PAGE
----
Sage: Logan Roy was a complicated man. The people in his life, especially those closest to him, feared him, loved him, and hated him, often all at the same time. And while Succession is always most concerned with how he systematically destroyed his kids, there’s also the rubble of his romantic relationships to pick through after he dies.
“He couldn’t fit a whole woman in his head,” Shiv says during her eulogy, and though we don’t see how Logan treated his wives and girlfriends behind closed doors, he certainly wasn’t dedicated to any of them. They weren’t innocents either; no one marries or sleeps with a billionaire media mogul in his 80s with the purest of intentions. (And poor Kerry’s been kicked around for that the entire season.) Even so, they form a twisted but close-knit sorority, and it’s strangely moving to see them bond.
In the Wives and Mistresses pew at his funeral, women who knowingly betrayed each other sit knee to knee, laughing at the same jokes about what it was like to sleep next to him. They survived him, in a way that the kids didn’t. Because surviving him brought them together. It’s a brief moment in a momentous episode, but it’s meaningful because of all the stories we didn’t get to hear. Let’s hope they got gloriously drunk at the wake and told them all.
Best Warm Fuzzy Moment: Richie finds his purpose, The Bear
Kim: Sometimes a needle drop is so fucking perfect that a song and television show end up indelibly tied together for the rest of time. A good needle drop can elevate even the most mediocre television scene, but the RIGHT needle drop can make a scene instantly iconic. Think about how “Chasing Cars” immediately conjures up the image of Izzy Stevens in her pink ballgown on Grey’s Anatomy. I can’t hear Sia’s “Breathe Me” without thinking of that magnificent final montage of Six Feet Under. “Make Your Own Kind of Music” is used all the time (most recently in the Barbie trailer) but in my heart it belongs to Lost‘s Desmond Hume and that masterful cold open of the second season. Think about the way “Running Up That Hill” surged to the top of the charts after Season Four of Stranger Things a whopping thirty-seven years after its release. Pop music and television go hand in hand and sometimes they create the most magical of moments.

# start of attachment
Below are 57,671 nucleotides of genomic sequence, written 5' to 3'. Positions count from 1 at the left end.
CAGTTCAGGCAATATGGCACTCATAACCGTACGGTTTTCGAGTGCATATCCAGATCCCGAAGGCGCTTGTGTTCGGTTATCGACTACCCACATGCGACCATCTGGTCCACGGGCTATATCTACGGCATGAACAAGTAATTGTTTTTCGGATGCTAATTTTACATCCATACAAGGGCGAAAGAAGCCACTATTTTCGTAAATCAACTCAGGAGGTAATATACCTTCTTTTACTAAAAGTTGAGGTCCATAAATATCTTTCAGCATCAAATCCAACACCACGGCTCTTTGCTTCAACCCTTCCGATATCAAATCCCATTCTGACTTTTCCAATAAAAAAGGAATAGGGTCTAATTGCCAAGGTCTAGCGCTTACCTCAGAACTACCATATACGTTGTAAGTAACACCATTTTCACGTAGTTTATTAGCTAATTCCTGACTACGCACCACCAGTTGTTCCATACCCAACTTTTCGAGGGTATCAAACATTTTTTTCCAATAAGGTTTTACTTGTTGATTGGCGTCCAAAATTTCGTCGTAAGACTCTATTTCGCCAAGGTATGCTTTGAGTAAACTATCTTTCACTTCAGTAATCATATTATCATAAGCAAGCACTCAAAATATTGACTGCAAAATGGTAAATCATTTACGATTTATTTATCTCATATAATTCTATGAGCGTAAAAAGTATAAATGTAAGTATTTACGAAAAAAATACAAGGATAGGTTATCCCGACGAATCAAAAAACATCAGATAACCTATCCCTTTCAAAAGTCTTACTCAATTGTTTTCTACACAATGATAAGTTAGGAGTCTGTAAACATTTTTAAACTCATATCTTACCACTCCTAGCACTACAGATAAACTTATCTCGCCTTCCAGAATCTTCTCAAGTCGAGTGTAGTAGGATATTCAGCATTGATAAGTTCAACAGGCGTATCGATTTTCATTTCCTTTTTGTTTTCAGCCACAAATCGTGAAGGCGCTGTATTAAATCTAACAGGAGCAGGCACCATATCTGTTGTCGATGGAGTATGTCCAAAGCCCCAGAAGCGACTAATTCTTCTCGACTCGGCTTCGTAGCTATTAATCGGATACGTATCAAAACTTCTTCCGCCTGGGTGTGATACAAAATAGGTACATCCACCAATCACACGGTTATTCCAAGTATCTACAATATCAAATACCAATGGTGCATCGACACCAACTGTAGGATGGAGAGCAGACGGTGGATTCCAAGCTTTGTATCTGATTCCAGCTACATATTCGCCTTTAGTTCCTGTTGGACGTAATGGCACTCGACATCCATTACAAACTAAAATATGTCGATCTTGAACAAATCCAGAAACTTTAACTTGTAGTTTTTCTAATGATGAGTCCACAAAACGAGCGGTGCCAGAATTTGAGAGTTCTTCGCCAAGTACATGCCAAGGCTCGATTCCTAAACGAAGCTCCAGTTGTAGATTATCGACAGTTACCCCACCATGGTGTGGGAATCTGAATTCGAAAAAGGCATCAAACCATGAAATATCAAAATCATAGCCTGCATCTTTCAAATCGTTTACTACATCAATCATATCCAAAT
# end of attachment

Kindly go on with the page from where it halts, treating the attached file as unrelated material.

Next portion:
Well, we can now add The Bear to the needle drop Hall of Fame. Taylor Swift’s “Love Story” now forever belongs Richie Jerimovich, you guys. Your votes for Warm Fuzzy of the year have made it so.
The thing about “Forks” is that it’s a fantastic episode even without this singular musical moment. Season Two of The Bear gave several members of its ensemble their own spotlight episode and Feelie Nominee Ebon Moss-Bachrach is more than up to the task. Richie’s whole arc for the season is his search for purpose, and he finds it via a week-long apprenticeship at a fine dining restaurant where he learns what a true act of SERVICE the service industry can be. Everything comes to a head when Richie gets to surprise a guest with a fancy ass version of deep dish pizza. As the distinctively plucky banjo intro of “Love Story” starts in the background, you literally SEE the moment everything clicks for him. Purpose found. If your heart isn’t BURSTING by the time Richie is driving around the streets of Chicago in the wee hours joyfully singing Taylor Swift at the top of his lungs, you may want to check if you still have one.
Best WTF?! Moment: Someone got sucked off, Ghosts
Sage: Most days, the CBS version of Ghosts is a lighter, less melancholic show than the original UK series. But that may have changed in the cliffhanger that ended Season Two. Someone got sucked off! (For those not aware of the terminology, which I still can’t believe the censors let them get away with, this is what the ghosts call it when one of them is scooped up by unseen forces and taken to the actual afterlife, never to interact with humanity again.)
But who?? We’re not ready to lose any of our ghost friends, nor are we ready for any of these cast members to leave the show when the ensemble has gelled so well. But it’s a totally shocking moment that doesn’t appear to have an explanation that won’t be devastating – the very definition of a “WTF” season-ender.
Thank you, as always, for your votes!! Keep watching all the things and we’ll see you next year!